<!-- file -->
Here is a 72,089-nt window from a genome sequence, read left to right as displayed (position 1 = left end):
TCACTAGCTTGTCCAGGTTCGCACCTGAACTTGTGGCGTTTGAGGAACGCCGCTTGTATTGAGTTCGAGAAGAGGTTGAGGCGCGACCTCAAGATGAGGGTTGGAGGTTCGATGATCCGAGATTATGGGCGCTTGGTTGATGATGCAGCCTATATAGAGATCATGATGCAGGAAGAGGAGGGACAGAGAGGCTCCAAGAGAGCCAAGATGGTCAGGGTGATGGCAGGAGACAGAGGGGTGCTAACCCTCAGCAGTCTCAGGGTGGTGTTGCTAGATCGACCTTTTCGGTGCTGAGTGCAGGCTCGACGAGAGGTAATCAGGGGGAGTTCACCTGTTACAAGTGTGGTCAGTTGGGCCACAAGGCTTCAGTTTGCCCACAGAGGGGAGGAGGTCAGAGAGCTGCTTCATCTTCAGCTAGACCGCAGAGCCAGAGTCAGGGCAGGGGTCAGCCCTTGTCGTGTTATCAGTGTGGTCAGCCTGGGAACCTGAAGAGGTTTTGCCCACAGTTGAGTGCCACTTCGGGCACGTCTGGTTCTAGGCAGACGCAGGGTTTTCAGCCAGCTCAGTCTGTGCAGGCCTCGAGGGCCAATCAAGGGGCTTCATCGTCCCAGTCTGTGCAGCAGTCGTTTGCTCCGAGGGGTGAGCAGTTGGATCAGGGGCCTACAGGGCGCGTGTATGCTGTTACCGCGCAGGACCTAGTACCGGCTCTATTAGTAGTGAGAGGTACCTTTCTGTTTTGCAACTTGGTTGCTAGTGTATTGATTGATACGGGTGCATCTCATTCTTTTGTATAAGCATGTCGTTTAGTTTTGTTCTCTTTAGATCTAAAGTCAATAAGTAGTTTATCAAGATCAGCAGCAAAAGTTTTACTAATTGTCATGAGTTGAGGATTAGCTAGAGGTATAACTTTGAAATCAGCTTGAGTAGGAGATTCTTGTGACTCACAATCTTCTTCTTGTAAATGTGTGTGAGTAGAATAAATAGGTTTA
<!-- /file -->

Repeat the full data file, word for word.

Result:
Here is a 72,089-nt window from a genome sequence, read left to right as displayed (position 1 = left end):
TCACTAGCTTGTCCAGGTTCGCACCTGAACTTGTGGCGTTTGAGGAACGCCGCTTGTATTGAGTTCGAGAAGAGGTTGAGGCGCGACCTCAAGATGAGGGTTGGAGGTTCGATGATCCGAGATTATGGGCGCTTGGTTGATGATGCAGCCTATATAGAGATCATGATGCAGGAAGAGGAGGGACAGAGAGGCTCCAAGAGAGCCAAGATGGTCAGGGTGATGGCAGGAGACAGAGGGGTGCTAACCCTCAGCAGTCTCAGGGTGGTGTTGCTAGATCGACCTTTTCGGTGCTGAGTGCAGGCTCGACGAGAGGTAATCAGGGGGAGTTCACCTGTTACAAGTGTGGTCAGTTGGGCCACAAGGCTTCAGTTTGCCCACAGAGGGGAGGAGGTCAGAGAGCTGCTTCATCTTCAGCTAGACCGCAGAGCCAGAGTCAGGGCAGGGGTCAGCCCTTGTCGTGTTATCAGTGTGGTCAGCCTGGGAACCTGAAGAGGTTTTGCCCACAGTTGAGTGCCACTTCGGGCACGTCTGGTTCTAGGCAGACGCAGGGTTTTCAGCCAGCTCAGTCTGTGCAGGCCTCGAGGGCCAATCAAGGGGCTTCATCGTCCCAGTCTGTGCAGCAGTCGTTTGCTCCGAGGGGTGAGCAGTTGGATCAGGGGCCTACAGGGCGCGTGTATGCTGTTACCGCGCAGGACCTAGTACCGGCTCTATTAGTAGTGAGAGGTACCTTTCTGTTTTGCAACTTGGTTGCTAGTGTATTGATTGATACGGGTGCATCTCATTCTTTTGTATAAGCATGTCGTTTAGTTTTGTTCTCTTTAGATCTAAAGTCAATAAGTAGTTTATCAAGATCAGCAGCAAAAGTTTTACTAATTGTCATGAGTTGAGGATTAGCTAGAGGTATAACTTTGAAATCAGCTTGAGTAGGAGATTCTTGTGACTCACAATCTTCTTCTTGTAAATGTGTGTGAGTAGAATAAATAGGTTTA